“You’re starting a mission church? What’s that? Why are you starting a new church?”
If I had a nickel for every time I have heard that question over the past month, I’d be a rich man. For those of you who haven’t heard yet, we are starting a new church in the DC area called St. Timothy & St. Athanasius Coptic Orthodox church.
The concept is similar to the “mission church” idea that has sprung up in some spots of Canada and America [see www.smsv.ca and www.stpaulchicago.org] – one where we can share Christ and our Coptic Orthodox faith without some of the cultural barriers that might hinder the spread of the gospel in America.
Not that I needed a reminder, but just in case I did, God gave me one this morning. He reminded me of why we are doing what we are doing. This morning I read Acts chapter 10 – the story of Cornelius. It is a wonderful story that I encourage everyone to read. But if you need a quick summary, here is what happens.
Cornelius is a devout man who fears God, but he has just one problem…he isn’t Jewish. He is a Gentile and therefore – according to the common belief at the time – he could not be a worshipper/child of God. At this point, there had not yet been any spreading of the gospel to Gentiles. In other words, being a child of God was restricted only to an ethnic group of people who had thousands of years of history with God.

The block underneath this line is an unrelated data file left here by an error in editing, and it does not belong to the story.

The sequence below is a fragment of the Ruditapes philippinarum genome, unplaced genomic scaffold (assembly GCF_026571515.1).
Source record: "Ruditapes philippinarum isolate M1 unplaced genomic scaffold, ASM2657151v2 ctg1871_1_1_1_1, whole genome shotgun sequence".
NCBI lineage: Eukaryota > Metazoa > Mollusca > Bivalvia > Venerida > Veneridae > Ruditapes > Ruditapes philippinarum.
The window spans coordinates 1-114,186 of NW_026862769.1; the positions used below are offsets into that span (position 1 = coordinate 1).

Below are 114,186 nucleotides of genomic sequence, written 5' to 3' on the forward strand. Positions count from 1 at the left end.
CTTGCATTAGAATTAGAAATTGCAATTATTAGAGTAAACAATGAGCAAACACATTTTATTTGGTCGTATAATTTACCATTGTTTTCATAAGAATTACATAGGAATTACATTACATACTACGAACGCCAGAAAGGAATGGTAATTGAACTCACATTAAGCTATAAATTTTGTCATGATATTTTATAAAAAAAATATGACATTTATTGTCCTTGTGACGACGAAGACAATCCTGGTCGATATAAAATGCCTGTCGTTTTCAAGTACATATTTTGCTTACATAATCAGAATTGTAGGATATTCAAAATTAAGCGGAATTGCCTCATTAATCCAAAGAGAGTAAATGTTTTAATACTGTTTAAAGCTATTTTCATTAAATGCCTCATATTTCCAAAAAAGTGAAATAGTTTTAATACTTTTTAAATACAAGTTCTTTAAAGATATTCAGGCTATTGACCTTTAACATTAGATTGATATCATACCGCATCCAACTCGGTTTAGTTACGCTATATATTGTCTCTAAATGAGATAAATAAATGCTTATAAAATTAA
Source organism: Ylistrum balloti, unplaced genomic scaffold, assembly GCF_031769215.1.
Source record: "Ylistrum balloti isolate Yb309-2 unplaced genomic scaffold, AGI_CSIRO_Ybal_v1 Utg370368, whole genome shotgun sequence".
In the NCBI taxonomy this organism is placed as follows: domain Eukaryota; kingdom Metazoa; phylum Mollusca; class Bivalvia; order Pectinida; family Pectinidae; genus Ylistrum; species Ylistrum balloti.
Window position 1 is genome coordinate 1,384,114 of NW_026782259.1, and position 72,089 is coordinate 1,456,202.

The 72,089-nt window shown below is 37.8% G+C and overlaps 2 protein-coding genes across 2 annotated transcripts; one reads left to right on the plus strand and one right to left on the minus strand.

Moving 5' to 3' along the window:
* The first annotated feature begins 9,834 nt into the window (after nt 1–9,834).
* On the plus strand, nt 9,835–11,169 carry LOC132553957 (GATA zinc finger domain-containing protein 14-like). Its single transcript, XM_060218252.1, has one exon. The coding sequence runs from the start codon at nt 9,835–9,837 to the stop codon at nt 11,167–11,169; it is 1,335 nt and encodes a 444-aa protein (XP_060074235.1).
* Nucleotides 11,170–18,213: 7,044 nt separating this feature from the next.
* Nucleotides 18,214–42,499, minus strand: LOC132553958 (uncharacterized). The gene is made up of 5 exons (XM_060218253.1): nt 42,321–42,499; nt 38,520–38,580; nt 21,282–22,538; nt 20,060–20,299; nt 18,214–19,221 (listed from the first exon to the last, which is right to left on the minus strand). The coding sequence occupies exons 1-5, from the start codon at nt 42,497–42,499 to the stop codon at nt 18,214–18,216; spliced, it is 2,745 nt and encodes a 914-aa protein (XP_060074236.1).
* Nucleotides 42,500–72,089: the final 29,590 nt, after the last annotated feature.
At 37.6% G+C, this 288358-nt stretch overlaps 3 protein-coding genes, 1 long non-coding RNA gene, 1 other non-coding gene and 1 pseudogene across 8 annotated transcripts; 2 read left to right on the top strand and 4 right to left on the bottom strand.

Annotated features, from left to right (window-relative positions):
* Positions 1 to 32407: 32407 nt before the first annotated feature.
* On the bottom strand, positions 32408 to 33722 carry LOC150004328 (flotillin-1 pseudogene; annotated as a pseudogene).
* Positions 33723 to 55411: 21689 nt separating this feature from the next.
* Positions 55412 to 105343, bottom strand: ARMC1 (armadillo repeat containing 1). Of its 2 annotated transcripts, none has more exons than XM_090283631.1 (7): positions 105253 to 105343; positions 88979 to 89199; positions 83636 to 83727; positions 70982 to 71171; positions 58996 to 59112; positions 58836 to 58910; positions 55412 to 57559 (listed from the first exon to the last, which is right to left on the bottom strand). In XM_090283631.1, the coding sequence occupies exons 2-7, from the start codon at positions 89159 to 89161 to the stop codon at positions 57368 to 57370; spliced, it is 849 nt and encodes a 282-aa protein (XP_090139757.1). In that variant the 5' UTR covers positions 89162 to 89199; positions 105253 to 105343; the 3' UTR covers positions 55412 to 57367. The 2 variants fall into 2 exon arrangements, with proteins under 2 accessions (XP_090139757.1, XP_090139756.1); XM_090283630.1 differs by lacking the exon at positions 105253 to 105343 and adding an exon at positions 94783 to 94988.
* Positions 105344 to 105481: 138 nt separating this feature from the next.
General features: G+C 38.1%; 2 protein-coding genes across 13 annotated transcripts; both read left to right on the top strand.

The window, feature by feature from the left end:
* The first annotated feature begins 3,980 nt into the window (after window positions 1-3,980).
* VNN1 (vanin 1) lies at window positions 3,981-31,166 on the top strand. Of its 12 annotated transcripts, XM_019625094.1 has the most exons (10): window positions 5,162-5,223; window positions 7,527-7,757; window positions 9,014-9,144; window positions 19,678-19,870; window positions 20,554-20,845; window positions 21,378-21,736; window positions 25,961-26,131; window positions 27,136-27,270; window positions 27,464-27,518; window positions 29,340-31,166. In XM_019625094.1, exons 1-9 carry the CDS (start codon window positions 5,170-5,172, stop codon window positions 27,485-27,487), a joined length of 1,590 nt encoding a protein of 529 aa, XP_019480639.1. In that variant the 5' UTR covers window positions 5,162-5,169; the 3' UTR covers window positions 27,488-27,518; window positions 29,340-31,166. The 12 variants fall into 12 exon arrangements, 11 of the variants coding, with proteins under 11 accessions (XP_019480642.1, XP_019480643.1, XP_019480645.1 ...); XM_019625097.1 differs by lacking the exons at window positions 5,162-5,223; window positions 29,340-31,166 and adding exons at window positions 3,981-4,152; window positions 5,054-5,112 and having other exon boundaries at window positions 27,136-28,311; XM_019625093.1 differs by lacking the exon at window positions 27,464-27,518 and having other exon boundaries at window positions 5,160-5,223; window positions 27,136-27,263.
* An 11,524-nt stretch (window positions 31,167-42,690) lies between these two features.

But all that changed in Acts 10. Acts 10 is a turning point in history. By the end of Acts 10, God had made it clear that the gospel was not just for those born into the faith. God showed that no human being is unclean or unwelcome in His heart and in His kingdom – including those outsiders that we walk right past every day. Most of all, as St. Peter eloquently put it,
“In truth I perceive that God shows no partiality. But in every nation whoever fears Him and works righteousness is accepted by Him” (Acts 10:34-35).
Why are we starting a new church in the DC area? Because “in truth I perceive that God shows no partiality.” The DC area has many souls who fear God and work righteously. They are here and just like Cornelius, they yearn for the Truth. They long for the same gospel and the same salvation that came to me and many others at a young age.
The new church is our way of fulfilling the Acts 10 mandate – to take the gift that He has given us and begin proactively spreading it throughout our community – knowing full well that “what God has cleansed you must not call common” (Acts 10:15).
The message today is that God shows no partiality. We are not any better because we have been in the church longer than others. God loves the unchurched just as much as He loves church people. It is time for us, the Body of Christ, to put our hands together and shine the light of Christ’s gospel and His message to everyone around us – whether Jew or Gentile, slave or free, American or Egyptian or whatever.
“I have become all things to all men, that I might by all means save some.” 1 Corinthians 9:22